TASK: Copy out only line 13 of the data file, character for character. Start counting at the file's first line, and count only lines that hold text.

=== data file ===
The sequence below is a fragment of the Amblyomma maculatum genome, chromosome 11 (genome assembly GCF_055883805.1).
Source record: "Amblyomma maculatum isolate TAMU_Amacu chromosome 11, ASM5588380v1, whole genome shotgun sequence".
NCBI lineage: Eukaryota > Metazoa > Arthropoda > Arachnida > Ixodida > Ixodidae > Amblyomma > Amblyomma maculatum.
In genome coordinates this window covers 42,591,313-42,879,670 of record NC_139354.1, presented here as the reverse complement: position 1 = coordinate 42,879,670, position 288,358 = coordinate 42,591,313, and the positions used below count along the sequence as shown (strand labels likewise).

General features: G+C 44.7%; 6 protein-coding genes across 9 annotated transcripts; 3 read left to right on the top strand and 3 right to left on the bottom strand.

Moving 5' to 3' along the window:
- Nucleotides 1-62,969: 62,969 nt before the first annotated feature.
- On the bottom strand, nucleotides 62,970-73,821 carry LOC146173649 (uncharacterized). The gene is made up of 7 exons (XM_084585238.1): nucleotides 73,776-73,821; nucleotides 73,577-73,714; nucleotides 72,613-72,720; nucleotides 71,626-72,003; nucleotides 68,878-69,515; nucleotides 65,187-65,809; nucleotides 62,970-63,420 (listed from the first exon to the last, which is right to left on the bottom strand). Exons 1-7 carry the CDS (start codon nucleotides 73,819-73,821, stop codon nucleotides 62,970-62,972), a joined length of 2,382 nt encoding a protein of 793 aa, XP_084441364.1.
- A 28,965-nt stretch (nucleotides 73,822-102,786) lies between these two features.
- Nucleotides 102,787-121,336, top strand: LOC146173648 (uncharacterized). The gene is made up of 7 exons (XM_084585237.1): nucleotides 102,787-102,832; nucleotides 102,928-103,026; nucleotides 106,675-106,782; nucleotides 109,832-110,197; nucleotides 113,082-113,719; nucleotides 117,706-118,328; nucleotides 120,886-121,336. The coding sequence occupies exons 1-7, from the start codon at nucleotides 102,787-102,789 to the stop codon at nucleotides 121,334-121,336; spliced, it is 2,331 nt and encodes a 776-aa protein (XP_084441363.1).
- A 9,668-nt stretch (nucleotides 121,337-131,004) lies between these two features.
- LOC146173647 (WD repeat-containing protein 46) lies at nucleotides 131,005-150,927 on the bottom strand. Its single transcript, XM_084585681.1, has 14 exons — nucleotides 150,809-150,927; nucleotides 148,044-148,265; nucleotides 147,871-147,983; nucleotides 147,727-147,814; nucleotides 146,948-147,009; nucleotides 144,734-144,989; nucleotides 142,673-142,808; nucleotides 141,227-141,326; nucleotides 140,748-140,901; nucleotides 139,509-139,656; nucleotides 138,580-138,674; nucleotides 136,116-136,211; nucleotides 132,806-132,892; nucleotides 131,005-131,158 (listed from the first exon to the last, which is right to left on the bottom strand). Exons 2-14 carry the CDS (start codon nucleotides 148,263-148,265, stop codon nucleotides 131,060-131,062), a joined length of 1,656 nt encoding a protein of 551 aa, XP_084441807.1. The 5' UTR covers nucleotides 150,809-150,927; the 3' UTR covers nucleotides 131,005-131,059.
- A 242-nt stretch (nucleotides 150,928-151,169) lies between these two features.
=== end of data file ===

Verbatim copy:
- A 242-nt stretch (nucleotides 150,928-151,169) lies between these two features.